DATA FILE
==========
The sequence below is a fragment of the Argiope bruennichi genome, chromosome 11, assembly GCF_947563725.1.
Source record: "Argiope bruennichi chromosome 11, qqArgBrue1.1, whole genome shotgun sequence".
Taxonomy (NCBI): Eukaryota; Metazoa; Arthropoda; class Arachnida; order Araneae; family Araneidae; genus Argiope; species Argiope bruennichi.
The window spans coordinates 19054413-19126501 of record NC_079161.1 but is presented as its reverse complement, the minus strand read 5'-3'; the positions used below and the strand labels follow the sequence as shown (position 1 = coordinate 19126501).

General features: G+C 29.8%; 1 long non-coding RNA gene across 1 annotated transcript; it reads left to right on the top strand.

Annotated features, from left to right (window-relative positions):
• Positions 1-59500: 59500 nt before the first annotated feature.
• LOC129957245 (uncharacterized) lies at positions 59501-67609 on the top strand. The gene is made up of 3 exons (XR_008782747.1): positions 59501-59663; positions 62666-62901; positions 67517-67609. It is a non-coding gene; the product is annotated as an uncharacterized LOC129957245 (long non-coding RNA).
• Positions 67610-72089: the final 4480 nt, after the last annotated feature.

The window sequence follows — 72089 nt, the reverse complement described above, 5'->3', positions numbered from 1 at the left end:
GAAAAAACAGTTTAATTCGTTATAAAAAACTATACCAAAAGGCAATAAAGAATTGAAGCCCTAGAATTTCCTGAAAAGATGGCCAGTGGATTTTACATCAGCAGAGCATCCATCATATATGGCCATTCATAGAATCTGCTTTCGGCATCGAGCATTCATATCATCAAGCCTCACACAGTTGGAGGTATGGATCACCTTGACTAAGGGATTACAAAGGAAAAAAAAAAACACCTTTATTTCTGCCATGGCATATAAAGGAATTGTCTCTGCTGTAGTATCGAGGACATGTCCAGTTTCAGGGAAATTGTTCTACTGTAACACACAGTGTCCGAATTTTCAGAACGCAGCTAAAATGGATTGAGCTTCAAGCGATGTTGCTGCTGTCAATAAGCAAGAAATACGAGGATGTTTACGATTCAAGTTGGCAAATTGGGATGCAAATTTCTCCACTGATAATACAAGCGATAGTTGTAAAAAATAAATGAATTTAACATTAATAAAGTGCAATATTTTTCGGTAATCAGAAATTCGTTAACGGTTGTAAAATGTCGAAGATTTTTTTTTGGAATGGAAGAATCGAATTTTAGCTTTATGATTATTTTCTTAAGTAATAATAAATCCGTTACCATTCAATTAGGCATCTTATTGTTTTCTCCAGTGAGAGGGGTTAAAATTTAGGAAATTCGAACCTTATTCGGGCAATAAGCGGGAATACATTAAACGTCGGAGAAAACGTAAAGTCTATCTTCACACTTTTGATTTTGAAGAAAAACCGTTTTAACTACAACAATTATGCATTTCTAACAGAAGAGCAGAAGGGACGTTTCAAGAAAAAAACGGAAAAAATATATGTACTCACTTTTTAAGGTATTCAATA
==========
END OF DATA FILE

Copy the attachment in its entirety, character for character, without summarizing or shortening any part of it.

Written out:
The sequence below is a fragment of the Argiope bruennichi genome, chromosome 11, assembly GCF_947563725.1.
Source record: "Argiope bruennichi chromosome 11, qqArgBrue1.1, whole genome shotgun sequence".
Taxonomy (NCBI): Eukaryota; Metazoa; Arthropoda; class Arachnida; order Araneae; family Araneidae; genus Argiope; species Argiope bruennichi.
The window spans coordinates 19054413-19126501 of record NC_079161.1 but is presented as its reverse complement, the minus strand read 5'-3'; the positions used below and the strand labels follow the sequence as shown (position 1 = coordinate 19126501).

General features: G+C 29.8%; 1 long non-coding RNA gene across 1 annotated transcript; it reads left to right on the top strand.

Annotated features, from left to right (window-relative positions):
• Positions 1-59500: 59500 nt before the first annotated feature.
• LOC129957245 (uncharacterized) lies at positions 59501-67609 on the top strand. The gene is made up of 3 exons (XR_008782747.1): positions 59501-59663; positions 62666-62901; positions 67517-67609. It is a non-coding gene; the product is annotated as an uncharacterized LOC129957245 (long non-coding RNA).
• Positions 67610-72089: the final 4480 nt, after the last annotated feature.

The window sequence follows — 72089 nt, the reverse complement described above, 5'->3', positions numbered from 1 at the left end:
GAAAAAACAGTTTAATTCGTTATAAAAAACTATACCAAAAGGCAATAAAGAATTGAAGCCCTAGAATTTCCTGAAAAGATGGCCAGTGGATTTTACATCAGCAGAGCATCCATCATATATGGCCATTCATAGAATCTGCTTTCGGCATCGAGCATTCATATCATCAAGCCTCACACAGTTGGAGGTATGGATCACCTTGACTAAGGGATTACAAAGGAAAAAAAAAAACACCTTTATTTCTGCCATGGCATATAAAGGAATTGTCTCTGCTGTAGTATCGAGGACATGTCCAGTTTCAGGGAAATTGTTCTACTGTAACACACAGTGTCCGAATTTTCAGAACGCAGCTAAAATGGATTGAGCTTCAAGCGATGTTGCTGCTGTCAATAAGCAAGAAATACGAGGATGTTTACGATTCAAGTTGGCAAATTGGGATGCAAATTTCTCCACTGATAATACAAGCGATAGTTGTAAAAAATAAATGAATTTAACATTAATAAAGTGCAATATTTTTCGGTAATCAGAAATTCGTTAACGGTTGTAAAATGTCGAAGATTTTTTTTTGGAATGGAAGAATCGAATTTTAGCTTTATGATTATTTTCTTAAGTAATAATAAATCCGTTACCATTCAATTAGGCATCTTATTGTTTTCTCCAGTGAGAGGGGTTAAAATTTAGGAAATTCGAACCTTATTCGGGCAATAAGCGGGAATACATTAAACGTCGGAGAAAACGTAAAGTCTATCTTCACACTTTTGATTTTGAAGAAAAACCGTTTTAACTACAACAATTATGCATTTCTAACAGAAGAGCAGAAGGGACGTTTCAAGAAAAAAACGGAAAAAATATATGTACTCACTTTTTAAGGTATTCAATA